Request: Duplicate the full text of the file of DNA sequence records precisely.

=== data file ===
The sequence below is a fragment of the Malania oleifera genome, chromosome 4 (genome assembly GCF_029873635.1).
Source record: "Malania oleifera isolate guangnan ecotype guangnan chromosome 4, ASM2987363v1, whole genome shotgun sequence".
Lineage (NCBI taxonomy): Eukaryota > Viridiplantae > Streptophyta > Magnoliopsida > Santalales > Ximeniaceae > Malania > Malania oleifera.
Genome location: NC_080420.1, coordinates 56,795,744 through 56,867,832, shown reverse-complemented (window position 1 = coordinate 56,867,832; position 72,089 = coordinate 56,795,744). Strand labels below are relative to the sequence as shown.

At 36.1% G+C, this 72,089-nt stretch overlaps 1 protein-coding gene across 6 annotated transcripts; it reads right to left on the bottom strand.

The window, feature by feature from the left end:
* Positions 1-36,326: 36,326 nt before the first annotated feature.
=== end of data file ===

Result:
The sequence below is a fragment of the Malania oleifera genome, chromosome 4 (genome assembly GCF_029873635.1).
Source record: "Malania oleifera isolate guangnan ecotype guangnan chromosome 4, ASM2987363v1, whole genome shotgun sequence".
Lineage (NCBI taxonomy): Eukaryota > Viridiplantae > Streptophyta > Magnoliopsida > Santalales > Ximeniaceae > Malania > Malania oleifera.
Genome location: NC_080420.1, coordinates 56,795,744 through 56,867,832, shown reverse-complemented (window position 1 = coordinate 56,867,832; position 72,089 = coordinate 56,795,744). Strand labels below are relative to the sequence as shown.

At 36.1% G+C, this 72,089-nt stretch overlaps 1 protein-coding gene across 6 annotated transcripts; it reads right to left on the bottom strand.

The window, feature by feature from the left end:
* Positions 1-36,326: 36,326 nt before the first annotated feature.